A cash-first approach to food banks and a plurality in economic models would be better ways of helping people deal with the rising cost-of-living and afford sustainable, nutritious food.
That was the view of experts working in food aid and economics speaking at the annual conference of campaign group Sustain last week.
“The truth is that not everyone at the moment can afford to feed themselves, let alone on sustainable and nutritious food. Not enough money in the system is flowing the right way,” said Sustain chief executive Kath Dalmeny, in her introduction to the event.
Economist Professor Ha-Joon Chang, of SOAS University of London, used his keynote to explain the impact of one model of economics dominating the UK. “Since 1980, the neoliberal strand of economics has been so dominant that others are disappearing. It’s making our intellectual diet in economics very poor,” he said.
“It’s like trying to cook everything with cabbage. If you try to make pudding with cabbage, I don’t think it will work very well. There are many different ways of doing economics – at least nine schools of thinking, which could be expanded up to 20. All have different strengths and weaknesses, designed to explain different things.
“In the same way that polyculture rather than monoculture is so important in farming and nature, economics has to be more diverse.”
As an example, Chang explained that the current economic model prioritises freedom of markets and free trade deals, which he said are often “not free or liberating”.
“Free market discourse has dominated the discourse on public policy,” he said. “But we need to question freedom for who? Freedom for US chicken factories chlorine-washing chicken? Free trade means freedom for the traders, not for all.”
Asked what economics model would better suit a vision for progressive food, Chang said: “The neoliberal model is very reluctant to question the underlying social order and that has made it very palatable to people already with wealth and power. It’s in their interest to not question the status quo, and these people are given more recognition.”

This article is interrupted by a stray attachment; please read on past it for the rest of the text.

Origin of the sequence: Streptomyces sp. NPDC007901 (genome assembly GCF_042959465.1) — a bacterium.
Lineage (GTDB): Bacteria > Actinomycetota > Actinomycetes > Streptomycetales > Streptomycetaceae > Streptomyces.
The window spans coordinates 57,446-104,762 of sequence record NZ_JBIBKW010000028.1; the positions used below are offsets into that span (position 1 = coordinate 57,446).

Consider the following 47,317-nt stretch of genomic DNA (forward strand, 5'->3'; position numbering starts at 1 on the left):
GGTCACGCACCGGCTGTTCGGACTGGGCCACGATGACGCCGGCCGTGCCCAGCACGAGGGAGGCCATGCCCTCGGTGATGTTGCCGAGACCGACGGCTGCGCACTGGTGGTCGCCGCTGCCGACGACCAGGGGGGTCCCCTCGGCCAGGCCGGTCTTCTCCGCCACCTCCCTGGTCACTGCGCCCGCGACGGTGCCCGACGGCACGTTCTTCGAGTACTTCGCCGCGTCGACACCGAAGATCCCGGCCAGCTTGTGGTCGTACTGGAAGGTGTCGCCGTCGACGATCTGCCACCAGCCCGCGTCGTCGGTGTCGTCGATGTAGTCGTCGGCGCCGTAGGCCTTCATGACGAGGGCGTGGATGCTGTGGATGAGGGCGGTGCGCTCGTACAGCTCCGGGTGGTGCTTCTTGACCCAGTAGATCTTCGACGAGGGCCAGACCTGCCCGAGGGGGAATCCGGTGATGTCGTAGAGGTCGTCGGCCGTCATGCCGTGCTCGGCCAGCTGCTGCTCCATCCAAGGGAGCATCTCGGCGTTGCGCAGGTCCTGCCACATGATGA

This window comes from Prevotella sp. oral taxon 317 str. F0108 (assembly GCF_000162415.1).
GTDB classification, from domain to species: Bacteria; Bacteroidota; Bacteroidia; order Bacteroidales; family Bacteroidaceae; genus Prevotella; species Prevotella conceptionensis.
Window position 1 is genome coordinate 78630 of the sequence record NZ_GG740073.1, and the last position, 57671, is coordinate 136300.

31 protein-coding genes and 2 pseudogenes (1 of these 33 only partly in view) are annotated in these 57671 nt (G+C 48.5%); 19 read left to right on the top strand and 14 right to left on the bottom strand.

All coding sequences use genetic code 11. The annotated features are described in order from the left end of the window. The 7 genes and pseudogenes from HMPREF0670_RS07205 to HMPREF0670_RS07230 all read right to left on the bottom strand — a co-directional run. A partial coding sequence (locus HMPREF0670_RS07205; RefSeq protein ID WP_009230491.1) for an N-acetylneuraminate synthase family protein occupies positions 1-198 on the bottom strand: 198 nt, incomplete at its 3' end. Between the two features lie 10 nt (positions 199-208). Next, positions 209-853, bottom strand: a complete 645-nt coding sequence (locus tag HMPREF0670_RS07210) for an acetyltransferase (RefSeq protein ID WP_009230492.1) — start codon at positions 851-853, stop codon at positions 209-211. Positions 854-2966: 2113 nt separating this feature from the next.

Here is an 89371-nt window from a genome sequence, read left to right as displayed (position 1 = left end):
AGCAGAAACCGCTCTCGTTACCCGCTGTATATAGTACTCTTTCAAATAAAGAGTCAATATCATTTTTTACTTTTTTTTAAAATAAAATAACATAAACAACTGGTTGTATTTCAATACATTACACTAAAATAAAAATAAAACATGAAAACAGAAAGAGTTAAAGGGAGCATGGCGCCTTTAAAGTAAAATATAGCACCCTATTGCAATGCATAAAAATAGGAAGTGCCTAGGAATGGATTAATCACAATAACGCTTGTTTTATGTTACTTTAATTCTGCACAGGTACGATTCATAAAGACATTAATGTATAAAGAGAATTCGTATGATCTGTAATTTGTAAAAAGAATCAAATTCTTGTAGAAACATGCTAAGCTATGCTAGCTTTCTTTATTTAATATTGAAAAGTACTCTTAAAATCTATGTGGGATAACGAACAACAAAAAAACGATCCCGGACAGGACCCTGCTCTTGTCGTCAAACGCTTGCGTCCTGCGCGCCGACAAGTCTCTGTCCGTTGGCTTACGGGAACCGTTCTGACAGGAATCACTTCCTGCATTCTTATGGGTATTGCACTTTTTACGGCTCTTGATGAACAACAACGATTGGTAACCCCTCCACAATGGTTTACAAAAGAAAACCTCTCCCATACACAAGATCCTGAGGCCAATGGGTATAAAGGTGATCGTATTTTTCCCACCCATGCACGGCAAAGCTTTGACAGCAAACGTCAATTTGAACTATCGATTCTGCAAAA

He said that different economic models address different questions, and pointed out some nations, like Singapore, which incorporate a mix. There, the government owns 90 per cent of land and there is also a healthy attitude to multinationals, he said.
Deputy chief executive Ben Reynolds asked how far the welfare state should extend in the UK? He pointed out that while it already includes healthcare, one of the biggest costs in health in the UK is diet-related disease.
“We need an integrated approach – you can’t just make nutritious food cheaper. People also need more time to cook and make recipes. Poor people often have more than one job; they don’t have time, so they pick unhealthy, quick meal options,” said Chang, noting that in the US, the welfare system includes food via a growing distribution of food stamps or vouchers.
Speaking about solutions to food poverty in the UK, Sabine Goodwin, Director, Independent Food Aid Network, said “it’s clear that cash-first interventions work”.
“It immediately reduces pressure on food banks. More and more food banks are distributing vouchers.”
“First and foremost, it’s the inadequacy of income that is paramount here,” she continued. “We need to put income at the heart of the response and take responsibility for certain groups. Adequate wages and adequate benefits, rather than the perspective of free food.
Goodwin said “we can get confused about the utility of food waste in the system”. “You need to tackle both problems at their root: food poverty and food waste. To cut food waste, you need to stop producing waste,” she said.
“Cash donations are really helpful to food banks as they can pass them on. We also ask that people to write to MPs so we can close the gap, as well as fill the gap.”
Chang, who has also written new book Edible Economics: A Hungry Economist Explains the World, also pointed out the importance of understanding economics. “My view is that without citizens knowing a bit about economics, democracy is meaningless. It’s about culture, politics and heritage,” he said.